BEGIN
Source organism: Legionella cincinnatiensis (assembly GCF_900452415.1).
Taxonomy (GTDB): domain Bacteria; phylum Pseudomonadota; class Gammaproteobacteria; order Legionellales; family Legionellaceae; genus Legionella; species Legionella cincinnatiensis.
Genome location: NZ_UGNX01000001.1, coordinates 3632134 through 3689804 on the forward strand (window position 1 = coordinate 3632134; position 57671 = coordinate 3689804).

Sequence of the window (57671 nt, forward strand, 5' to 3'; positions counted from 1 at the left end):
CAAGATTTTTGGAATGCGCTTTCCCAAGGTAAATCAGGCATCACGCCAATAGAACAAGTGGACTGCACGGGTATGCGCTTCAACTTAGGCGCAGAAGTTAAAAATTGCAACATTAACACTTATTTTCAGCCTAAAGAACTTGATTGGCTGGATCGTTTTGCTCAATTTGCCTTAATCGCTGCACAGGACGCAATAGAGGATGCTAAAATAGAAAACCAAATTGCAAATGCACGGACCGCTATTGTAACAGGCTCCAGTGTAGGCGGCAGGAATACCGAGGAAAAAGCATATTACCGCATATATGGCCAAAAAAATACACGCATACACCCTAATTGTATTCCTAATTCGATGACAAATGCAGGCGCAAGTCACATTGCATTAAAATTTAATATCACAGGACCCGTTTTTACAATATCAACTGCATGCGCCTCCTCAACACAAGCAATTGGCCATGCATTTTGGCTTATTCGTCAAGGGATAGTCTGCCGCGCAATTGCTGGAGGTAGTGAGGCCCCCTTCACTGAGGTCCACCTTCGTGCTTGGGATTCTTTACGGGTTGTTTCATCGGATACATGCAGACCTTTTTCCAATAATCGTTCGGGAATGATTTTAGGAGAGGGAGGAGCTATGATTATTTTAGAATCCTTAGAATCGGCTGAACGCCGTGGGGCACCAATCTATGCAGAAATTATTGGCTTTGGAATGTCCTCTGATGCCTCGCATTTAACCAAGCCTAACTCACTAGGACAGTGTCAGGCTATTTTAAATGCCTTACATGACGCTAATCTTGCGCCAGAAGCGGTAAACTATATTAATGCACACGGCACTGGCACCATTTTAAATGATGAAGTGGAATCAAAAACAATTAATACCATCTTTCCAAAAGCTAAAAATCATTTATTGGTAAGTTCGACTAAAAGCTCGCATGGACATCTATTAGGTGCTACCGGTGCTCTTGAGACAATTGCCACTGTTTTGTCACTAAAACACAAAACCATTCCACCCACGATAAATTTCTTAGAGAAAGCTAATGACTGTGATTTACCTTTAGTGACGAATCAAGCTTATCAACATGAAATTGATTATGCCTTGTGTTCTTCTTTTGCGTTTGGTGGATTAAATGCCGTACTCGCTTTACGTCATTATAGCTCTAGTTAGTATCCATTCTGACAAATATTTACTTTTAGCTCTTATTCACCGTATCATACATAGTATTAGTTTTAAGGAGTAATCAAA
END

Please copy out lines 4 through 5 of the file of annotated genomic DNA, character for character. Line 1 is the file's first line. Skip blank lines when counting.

Sequence of the window (57671 nt, forward strand, 5' to 3'; positions counted from 1 at the left end):
CAAGATTTTTGGAATGCGCTTTCCCAAGGTAAATCAGGCATCACGCCAATAGAACAAGTGGACTGCACGGGTATGCGCTTCAACTTAGGCGCAGAAGTTAAAAATTGCAACATTAACACTTATTTTCAGCCTAAAGAACTTGATTGGCTGGATCGTTTTGCTCAATTTGCCTTAATCGCTGCACAGGACGCAATAGAGGATGCTAAAATAGAAAACCAAATTGCAAATGCACGGACCGCTATTGTAACAGGCTCCAGTGTAGGCGGCAGGAATACCGAGGAAAAAGCATATTACCGCATATATGGCCAAAAAAATACACGCATACACCCTAATTGTATTCCTAATTCGATGACAAATGCAGGCGCAAGTCACATTGCATTAAAATTTAATATCACAGGACCCGTTTTTACAATATCAACTGCATGCGCCTCCTCAACACAAGCAATTGGCCATGCATTTTGGCTTATTCGTCAAGGGATAGTCTGCCGCGCAATTGCTGGAGGTAGTGAGGCCCCCTTCACTGAGGTCCACCTTCGTGCTTGGGATTCTTTACGGGTTGTTTCATCGGATACATGCAGACCTTTTTCCAATAATCGTTCGGGAATGATTTTAGGAGAGGGAGGAGCTATGATTATTTTAGAATCCTTAGAATCGGCTGAACGCCGTGGGGCACCAATCTATGCAGAAATTATTGGCTTTGGAATGTCCTCTGATGCCTCGCATTTAACCAAGCCTAACTCACTAGGACAGTGTCAGGCTATTTTAAATGCCTTACATGACGCTAATCTTGCGCCAGAAGCGGTAAACTATATTAATGCACACGGCACTGGCACCATTTTAAATGATGAAGTGGAATCAAAAACAATTAATACCATCTTTCCAAAAGCTAAAAATCATTTATTGGTAAGTTCGACTAAAAGCTCGCATGGACATCTATTAGGTGCTACCGGTGCTCTTGAGACAATTGCCACTGTTTTGTCACTAAAACACAAAACCATTCCACCCACGATAAATTTCTTAGAGAAAGCTAATGACTGTGATTTACCTTTAGTGACGAATCAAGCTTATCAACATGAAATTGATTATGCCTTGTGTTCTTCTTTTGCGTTTGGTGGATTAAATGCCGTACTCGCTTTACGTCATTATAGCTCTAGTTAGTATCCATTCTGACAAATATTTACTTTTAGCTCTTATTCACCGTATCATACATAGTATTAGTTTTAAGGAGTAATCAAA